By Ülvi Gitaliyev
Along with much of the U.S. economy, Berea College students have begun suffering from inflated prices in their cost of attendance. For some students, the price increase is manageable, but many have had to take out loans or leave the college entirely. The Berea Torch investigated how this was impacting the average student and possible solutions the college could take.
According to the latest statistics from The Office of Institutional Research and Assessment, the cost for attendance in Berea College this academic year is $44,300. For reference, it was $42,900 last year (2021-2022 Fact Book), which is an increase of $1,400 over the previous semester. When we analyze the numbers individually, the biggest spikes can be found in housing and meals. For example, housing costs went up from $3,886 to $4,002 and meals went up from $3,598 to $3,740 dollars. This is all on top of the smaller price increases in the Campus Activities Fee and the Technology Fee, not to mention the rising price of books and other materials necessary to students.
In Berea College, it is the Financial Aid Office that is in charge of handling Expected Family Contribution (EFC) calculations and giving out loans. On both these fronts, The Berea Torch received complaints from students. One student specifically said that the college tried to argue that their EFC had gone up by $10,000 and that the EFC was lowered only after more than a dozen visits to the Financial Aid Office. Another student, whose EFC is reportedly at $0, claimed that they had to pay almost $1,000 in their term bills, but Financial Aid did not allow more them to take out more than $200 in loans, because of the aforementioned EFC.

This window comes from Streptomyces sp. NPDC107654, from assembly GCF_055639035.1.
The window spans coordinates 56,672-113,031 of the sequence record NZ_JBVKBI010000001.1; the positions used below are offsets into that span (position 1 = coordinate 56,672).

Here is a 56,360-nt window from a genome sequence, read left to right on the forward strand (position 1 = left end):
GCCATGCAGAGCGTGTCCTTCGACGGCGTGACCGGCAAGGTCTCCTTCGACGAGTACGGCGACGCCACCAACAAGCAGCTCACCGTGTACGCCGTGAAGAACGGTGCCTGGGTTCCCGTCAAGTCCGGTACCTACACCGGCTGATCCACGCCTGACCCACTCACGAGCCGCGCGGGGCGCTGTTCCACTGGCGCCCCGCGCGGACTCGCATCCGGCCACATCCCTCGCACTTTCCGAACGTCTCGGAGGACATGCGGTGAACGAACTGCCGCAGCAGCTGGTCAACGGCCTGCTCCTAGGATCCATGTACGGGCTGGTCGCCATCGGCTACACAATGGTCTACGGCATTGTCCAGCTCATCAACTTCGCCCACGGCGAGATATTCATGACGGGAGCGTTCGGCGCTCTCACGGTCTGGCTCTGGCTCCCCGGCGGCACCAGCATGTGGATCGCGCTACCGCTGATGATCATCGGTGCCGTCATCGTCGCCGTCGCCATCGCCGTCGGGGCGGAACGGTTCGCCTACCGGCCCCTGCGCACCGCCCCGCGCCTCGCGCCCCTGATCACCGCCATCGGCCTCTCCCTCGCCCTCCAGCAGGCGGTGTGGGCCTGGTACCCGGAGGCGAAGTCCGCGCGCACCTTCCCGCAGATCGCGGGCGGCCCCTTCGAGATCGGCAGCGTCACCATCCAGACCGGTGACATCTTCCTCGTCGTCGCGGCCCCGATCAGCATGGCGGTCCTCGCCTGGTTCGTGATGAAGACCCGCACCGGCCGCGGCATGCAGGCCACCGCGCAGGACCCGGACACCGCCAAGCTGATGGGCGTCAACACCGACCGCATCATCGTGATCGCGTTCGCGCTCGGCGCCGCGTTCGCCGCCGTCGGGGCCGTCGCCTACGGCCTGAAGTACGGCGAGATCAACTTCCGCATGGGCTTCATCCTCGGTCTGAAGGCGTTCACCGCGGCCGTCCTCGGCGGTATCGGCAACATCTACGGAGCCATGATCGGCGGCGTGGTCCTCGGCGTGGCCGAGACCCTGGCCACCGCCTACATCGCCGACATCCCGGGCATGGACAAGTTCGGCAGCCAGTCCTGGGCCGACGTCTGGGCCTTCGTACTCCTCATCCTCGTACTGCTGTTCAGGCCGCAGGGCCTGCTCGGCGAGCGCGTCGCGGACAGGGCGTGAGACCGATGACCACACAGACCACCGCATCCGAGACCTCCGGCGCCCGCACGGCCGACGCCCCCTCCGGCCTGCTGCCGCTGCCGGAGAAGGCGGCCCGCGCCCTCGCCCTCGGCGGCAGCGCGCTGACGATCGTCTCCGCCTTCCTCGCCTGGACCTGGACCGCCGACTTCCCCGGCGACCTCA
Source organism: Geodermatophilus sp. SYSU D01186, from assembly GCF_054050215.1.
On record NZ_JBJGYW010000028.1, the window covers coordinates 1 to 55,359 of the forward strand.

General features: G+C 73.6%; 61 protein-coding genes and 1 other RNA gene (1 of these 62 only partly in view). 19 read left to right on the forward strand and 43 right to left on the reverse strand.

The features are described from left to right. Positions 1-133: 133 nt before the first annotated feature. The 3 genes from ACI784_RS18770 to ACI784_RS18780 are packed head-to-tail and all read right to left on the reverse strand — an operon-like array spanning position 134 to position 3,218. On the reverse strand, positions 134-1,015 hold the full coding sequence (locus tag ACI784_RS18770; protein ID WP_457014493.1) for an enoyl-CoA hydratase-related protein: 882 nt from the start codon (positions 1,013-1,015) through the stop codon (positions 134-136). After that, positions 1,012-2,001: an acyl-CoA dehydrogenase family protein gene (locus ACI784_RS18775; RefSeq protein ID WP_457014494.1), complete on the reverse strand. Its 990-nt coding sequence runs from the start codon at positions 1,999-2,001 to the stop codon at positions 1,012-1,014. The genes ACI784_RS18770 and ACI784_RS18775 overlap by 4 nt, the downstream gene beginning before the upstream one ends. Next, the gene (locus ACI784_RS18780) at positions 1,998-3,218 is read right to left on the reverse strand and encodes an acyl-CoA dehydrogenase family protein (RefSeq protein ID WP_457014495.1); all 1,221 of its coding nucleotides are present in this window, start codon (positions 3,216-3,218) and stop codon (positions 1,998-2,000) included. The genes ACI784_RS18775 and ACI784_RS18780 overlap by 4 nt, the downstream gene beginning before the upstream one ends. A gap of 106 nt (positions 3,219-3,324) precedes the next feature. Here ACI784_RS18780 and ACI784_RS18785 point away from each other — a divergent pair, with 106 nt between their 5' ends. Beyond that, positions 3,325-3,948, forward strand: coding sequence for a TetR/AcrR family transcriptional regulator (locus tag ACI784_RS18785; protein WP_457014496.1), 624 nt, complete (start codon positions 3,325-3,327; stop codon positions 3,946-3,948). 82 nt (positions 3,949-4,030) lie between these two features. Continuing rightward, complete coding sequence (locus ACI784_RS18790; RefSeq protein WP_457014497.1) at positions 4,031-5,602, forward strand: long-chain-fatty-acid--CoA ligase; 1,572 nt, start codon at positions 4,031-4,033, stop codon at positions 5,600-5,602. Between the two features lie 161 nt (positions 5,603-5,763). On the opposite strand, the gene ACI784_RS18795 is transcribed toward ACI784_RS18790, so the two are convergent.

The Berea Torch spoke with a staff member of Financial Aid who said that your EFC does indeed influence how much you can take out in loans, but there are also other factors at play, such as your summer savings. Students were encouraged to discuss their financial situation with Financial Aid in order to get specific numbers when it came to loans. A common complaint among students is the fact that the Financial Aid Office moves slowly -too slowly. A possible reason for this is because there are about six staff members in the office, while this semester, hundreds of students have had to deal with a higher term bill.
Currently, there is a lack of communication between the Financial Aid Office and some students of Berea College. Many students suffer from the unexpected cost increase, and in some cases, there is a lack of consideration for individual cases of students who have been negatively impacted and faced with a high term bill that they are unable to afford. The loss of any student for financial reasons represents a failure for the College and its Great Commitments. If the problem is not handled soon, then the very promise of Berea College will be at stake.